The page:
The Royal Navy nuclear-powered hunter killer submarine HMS Torbay has emerged from refit at Plymouth at the cutting edge of war-fighting and surveillance capability.
The Trafalgar Class submarine has been in a revalidated assisted maintenance period (RAMP) which has seen it upgraded and the nuclear power plant given a new lease of life.
Her Commanding Officer Cdr Andy Johns said: “Having completed an extensive period of maintenance in Devonport, my Ship’s Company and I are genuinely excited about the prospect of heading out to sea and getting the boat underwater for the first time in over two years.”
Although the submarine has been in harbour for over two years, this does not mean the crew has had an easy time, despite the common misconception that it is ‘easy being on a RAMP boat with early finishes and long weekenders’.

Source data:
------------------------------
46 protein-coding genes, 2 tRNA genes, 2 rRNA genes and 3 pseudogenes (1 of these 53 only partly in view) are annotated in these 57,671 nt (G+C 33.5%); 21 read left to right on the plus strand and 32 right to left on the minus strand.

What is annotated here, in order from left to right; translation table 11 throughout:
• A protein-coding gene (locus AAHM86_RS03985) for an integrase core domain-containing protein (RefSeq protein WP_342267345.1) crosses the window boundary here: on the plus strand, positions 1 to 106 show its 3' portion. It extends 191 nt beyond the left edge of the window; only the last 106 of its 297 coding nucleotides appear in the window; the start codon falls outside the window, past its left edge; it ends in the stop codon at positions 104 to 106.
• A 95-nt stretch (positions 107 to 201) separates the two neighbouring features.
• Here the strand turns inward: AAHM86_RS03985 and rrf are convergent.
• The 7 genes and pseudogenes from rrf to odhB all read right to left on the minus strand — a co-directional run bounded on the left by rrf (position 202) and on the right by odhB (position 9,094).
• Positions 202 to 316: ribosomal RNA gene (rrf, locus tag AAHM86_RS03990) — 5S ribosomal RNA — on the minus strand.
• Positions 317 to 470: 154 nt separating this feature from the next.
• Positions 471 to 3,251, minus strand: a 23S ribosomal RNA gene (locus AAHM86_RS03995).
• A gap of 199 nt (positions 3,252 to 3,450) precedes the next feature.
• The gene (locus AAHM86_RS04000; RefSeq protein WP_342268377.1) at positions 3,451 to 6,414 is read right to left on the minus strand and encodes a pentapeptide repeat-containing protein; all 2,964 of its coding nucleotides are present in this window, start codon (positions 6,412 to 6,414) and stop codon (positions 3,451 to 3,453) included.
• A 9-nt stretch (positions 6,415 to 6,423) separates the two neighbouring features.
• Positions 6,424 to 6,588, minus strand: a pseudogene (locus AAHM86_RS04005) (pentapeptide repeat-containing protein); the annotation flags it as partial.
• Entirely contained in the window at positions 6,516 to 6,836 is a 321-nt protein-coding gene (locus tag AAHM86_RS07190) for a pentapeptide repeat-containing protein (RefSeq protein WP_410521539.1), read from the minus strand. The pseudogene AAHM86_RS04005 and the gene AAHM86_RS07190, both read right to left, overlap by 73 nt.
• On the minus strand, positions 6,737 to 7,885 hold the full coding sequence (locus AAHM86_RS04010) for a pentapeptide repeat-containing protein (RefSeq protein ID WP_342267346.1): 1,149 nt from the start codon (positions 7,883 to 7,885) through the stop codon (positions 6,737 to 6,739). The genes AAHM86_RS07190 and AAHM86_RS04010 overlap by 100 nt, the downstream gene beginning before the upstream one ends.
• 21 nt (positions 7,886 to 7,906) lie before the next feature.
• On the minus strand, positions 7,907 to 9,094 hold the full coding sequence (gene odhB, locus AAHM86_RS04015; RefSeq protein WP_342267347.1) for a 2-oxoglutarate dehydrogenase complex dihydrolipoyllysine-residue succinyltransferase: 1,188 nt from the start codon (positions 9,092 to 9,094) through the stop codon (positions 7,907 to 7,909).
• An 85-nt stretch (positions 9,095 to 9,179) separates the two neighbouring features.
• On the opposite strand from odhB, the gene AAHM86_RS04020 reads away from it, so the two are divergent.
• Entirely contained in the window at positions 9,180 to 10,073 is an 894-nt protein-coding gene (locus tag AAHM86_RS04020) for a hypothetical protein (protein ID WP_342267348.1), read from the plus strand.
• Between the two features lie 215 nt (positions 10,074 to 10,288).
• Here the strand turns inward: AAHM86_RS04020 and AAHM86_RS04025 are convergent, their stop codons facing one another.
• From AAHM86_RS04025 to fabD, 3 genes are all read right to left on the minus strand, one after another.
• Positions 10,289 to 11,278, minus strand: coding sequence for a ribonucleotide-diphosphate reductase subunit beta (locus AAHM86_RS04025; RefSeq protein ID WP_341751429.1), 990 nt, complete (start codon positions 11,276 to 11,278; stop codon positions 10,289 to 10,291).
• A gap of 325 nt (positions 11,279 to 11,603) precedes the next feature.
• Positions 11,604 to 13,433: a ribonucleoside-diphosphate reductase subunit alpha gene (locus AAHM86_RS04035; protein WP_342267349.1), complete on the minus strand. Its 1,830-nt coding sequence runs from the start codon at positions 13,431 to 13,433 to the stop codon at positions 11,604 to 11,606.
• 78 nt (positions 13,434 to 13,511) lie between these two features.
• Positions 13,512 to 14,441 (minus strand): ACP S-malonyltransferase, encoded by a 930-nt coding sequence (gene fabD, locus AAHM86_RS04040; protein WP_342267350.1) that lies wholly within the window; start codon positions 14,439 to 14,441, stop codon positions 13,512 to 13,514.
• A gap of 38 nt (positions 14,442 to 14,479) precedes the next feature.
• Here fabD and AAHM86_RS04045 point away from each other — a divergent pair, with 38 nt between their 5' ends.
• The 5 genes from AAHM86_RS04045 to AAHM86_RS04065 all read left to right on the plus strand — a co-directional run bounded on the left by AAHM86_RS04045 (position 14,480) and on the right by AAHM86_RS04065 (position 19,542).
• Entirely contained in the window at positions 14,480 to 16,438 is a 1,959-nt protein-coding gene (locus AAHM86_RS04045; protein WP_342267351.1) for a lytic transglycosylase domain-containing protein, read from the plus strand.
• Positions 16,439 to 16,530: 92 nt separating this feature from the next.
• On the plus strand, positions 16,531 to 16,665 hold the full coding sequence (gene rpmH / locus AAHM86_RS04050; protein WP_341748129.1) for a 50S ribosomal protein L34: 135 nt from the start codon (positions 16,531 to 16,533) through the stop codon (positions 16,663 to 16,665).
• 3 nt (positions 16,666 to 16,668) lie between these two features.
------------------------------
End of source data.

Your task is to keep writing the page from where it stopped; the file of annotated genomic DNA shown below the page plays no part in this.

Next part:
The crew of HMS Torbay will never again subscribe to these generally held beliefs as she comes to the end of an extremely busy period full of many challenges in one of the most technologically sophisticated single engineering projects.
HMS Torbay will shortly return to operational duties, ready to take on the busy schedule of a duty patrol submarine.
However, first they have to undertake weeks of training and assessment under the staff of Flag Officer Sea Training to ensure man and machine are working smoothly together and are able to undertake the full spectrum of operations they might be called upon to perform; including fighting fires, flooding or dealing with other battle damage.
Press Release, March 26, 2014, Image: Royal Navy